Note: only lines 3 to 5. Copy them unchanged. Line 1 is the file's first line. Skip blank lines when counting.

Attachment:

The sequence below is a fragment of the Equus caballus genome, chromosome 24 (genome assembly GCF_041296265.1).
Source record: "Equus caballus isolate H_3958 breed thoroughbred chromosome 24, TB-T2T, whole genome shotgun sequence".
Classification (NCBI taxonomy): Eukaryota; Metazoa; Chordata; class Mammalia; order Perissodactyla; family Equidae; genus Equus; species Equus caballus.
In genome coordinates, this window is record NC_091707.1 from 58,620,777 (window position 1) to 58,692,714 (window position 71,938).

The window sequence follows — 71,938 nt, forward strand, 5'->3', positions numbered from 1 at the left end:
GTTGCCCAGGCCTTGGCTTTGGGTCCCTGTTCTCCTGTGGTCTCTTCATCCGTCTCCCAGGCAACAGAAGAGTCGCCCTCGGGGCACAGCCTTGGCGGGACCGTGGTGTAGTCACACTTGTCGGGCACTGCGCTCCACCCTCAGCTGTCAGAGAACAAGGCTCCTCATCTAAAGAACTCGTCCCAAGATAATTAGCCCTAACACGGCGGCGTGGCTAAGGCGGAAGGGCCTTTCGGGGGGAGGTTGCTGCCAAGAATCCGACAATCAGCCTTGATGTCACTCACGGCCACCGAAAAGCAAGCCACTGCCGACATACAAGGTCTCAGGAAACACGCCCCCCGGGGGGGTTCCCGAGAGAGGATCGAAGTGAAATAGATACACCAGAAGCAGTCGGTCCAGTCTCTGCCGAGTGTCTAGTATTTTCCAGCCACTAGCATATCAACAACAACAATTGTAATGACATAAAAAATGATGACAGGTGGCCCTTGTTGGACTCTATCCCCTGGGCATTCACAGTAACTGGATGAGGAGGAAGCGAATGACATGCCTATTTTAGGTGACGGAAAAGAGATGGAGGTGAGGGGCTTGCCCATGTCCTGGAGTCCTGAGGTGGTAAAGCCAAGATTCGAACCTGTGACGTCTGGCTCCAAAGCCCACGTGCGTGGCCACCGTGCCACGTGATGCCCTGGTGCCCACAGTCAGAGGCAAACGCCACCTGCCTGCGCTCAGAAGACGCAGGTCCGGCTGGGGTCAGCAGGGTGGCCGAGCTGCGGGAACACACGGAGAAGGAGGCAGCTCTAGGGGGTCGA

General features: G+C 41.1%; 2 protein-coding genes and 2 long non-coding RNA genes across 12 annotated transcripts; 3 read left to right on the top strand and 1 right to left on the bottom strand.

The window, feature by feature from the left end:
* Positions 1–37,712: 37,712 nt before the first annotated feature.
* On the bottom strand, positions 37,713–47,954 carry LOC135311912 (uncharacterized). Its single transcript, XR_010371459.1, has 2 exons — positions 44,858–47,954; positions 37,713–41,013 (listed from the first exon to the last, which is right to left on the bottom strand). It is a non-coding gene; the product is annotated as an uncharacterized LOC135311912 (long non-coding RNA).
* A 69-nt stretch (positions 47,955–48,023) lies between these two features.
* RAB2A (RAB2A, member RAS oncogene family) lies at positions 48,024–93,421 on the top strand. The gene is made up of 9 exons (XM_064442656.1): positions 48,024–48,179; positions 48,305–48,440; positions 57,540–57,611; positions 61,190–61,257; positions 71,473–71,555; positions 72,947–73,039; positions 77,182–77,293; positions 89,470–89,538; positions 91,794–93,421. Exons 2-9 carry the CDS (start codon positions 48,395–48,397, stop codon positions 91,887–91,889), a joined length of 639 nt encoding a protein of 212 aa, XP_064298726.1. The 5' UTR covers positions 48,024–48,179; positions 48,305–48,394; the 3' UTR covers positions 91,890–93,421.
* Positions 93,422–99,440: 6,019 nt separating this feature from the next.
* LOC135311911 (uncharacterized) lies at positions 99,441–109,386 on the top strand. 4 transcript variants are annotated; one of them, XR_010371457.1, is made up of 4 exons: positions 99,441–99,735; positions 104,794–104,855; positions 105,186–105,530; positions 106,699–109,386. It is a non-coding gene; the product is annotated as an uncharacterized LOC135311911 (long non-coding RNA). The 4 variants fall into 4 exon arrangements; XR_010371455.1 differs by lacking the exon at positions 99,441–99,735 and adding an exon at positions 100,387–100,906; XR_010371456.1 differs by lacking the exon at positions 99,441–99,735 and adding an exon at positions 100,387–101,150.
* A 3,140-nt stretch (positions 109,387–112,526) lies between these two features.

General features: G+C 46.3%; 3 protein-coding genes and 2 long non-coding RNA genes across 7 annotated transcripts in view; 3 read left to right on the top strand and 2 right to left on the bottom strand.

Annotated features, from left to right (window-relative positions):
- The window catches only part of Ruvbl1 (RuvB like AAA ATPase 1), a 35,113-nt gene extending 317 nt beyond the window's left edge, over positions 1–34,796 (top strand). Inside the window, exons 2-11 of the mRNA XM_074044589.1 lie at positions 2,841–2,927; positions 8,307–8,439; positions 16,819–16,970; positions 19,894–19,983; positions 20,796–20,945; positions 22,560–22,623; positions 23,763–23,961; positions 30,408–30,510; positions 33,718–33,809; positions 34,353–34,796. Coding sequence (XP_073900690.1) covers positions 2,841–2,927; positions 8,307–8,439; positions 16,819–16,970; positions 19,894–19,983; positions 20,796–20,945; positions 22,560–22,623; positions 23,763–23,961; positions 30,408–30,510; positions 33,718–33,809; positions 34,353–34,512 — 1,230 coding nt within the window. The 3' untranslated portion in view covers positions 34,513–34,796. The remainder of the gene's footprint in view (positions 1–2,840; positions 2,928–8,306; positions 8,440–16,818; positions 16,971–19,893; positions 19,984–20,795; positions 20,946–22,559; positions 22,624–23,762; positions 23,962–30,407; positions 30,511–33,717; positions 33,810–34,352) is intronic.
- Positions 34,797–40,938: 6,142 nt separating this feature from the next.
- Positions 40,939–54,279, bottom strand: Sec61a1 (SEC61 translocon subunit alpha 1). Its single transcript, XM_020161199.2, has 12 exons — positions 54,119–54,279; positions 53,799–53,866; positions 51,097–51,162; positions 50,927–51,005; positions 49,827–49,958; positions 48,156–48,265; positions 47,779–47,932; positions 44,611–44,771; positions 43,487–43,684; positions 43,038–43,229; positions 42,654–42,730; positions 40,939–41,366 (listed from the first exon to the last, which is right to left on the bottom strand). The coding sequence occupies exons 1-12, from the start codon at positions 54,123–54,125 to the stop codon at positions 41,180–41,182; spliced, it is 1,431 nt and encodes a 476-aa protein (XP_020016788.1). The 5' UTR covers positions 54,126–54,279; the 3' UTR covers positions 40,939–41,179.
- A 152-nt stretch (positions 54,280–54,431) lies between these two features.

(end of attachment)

Classification (NCBI taxonomy): Eukaryota; Metazoa; Chordata; class Mammalia; order Perissodactyla; family Equidae; genus Equus; species Equus caballus.
In genome coordinates, this window is record NC_091707.1 from 58,620,777 (window position 1) to 58,692,714 (window position 71,938).

The window sequence follows — 71,938 nt, forward strand, 5'->3', positions numbered from 1 at the left end: